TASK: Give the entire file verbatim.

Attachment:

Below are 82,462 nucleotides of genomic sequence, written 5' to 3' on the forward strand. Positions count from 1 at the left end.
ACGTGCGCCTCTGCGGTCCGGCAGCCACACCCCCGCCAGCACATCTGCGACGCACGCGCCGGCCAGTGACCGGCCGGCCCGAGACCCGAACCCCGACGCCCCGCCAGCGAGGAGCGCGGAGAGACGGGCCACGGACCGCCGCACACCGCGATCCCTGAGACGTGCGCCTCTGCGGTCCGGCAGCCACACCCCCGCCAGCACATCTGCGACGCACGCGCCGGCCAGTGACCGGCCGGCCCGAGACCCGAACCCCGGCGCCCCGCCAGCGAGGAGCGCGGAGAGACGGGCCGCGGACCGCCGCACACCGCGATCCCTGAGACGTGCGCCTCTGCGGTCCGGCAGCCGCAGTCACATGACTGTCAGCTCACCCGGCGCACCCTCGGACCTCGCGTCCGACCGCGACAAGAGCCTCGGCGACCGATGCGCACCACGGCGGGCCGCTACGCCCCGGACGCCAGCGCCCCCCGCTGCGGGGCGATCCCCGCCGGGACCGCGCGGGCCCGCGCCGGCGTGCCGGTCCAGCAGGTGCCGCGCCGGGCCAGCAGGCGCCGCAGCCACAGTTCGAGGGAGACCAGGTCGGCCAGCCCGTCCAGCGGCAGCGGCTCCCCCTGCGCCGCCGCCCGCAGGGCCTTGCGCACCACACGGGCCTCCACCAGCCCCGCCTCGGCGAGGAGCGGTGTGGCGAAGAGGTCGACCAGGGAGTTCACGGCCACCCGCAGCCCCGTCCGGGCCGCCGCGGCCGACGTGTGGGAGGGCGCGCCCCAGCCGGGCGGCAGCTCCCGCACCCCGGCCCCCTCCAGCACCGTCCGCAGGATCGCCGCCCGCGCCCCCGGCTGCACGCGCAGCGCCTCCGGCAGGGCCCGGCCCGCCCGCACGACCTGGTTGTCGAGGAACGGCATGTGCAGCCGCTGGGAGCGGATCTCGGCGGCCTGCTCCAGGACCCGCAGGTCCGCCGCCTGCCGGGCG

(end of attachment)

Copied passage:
Below are 82,462 nucleotides of genomic sequence, written 5' to 3' on the forward strand. Positions count from 1 at the left end.
ACGTGCGCCTCTGCGGTCCGGCAGCCACACCCCCGCCAGCACATCTGCGACGCACGCGCCGGCCAGTGACCGGCCGGCCCGAGACCCGAACCCCGACGCCCCGCCAGCGAGGAGCGCGGAGAGACGGGCCACGGACCGCCGCACACCGCGATCCCTGAGACGTGCGCCTCTGCGGTCCGGCAGCCACACCCCCGCCAGCACATCTGCGACGCACGCGCCGGCCAGTGACCGGCCGGCCCGAGACCCGAACCCCGGCGCCCCGCCAGCGAGGAGCGCGGAGAGACGGGCCGCGGACCGCCGCACACCGCGATCCCTGAGACGTGCGCCTCTGCGGTCCGGCAGCCGCAGTCACATGACTGTCAGCTCACCCGGCGCACCCTCGGACCTCGCGTCCGACCGCGACAAGAGCCTCGGCGACCGATGCGCACCACGGCGGGCCGCTACGCCCCGGACGCCAGCGCCCCCCGCTGCGGGGCGATCCCCGCCGGGACCGCGCGGGCCCGCGCCGGCGTGCCGGTCCAGCAGGTGCCGCGCCGGGCCAGCAGGCGCCGCAGCCACAGTTCGAGGGAGACCAGGTCGGCCAGCCCGTCCAGCGGCAGCGGCTCCCCCTGCGCCGCCGCCCGCAGGGCCTTGCGCACCACACGGGCCTCCACCAGCCCCGCCTCGGCGAGGAGCGGTGTGGCGAAGAGGTCGACCAGGGAGTTCACGGCCACCCGCAGCCCCGTCCGGGCCGCCGCGGCCGACGTGTGGGAGGGCGCGCCCCAGCCGGGCGGCAGCTCCCGCACCCCGGCCCCCTCCAGCACCGTCCGCAGGATCGCCGCCCGCGCCCCCGGCTGCACGCGCAGCGCCTCCGGCAGGGCCCGGCCCGCCCGCACGACCTGGTTGTCGAGGAACGGCATGTGCAGCCGCTGGGAGCGGATCTCGGCGGCCTGCTCCAGGACCCGCAGGTCCGCCGCCTGCCGGGCG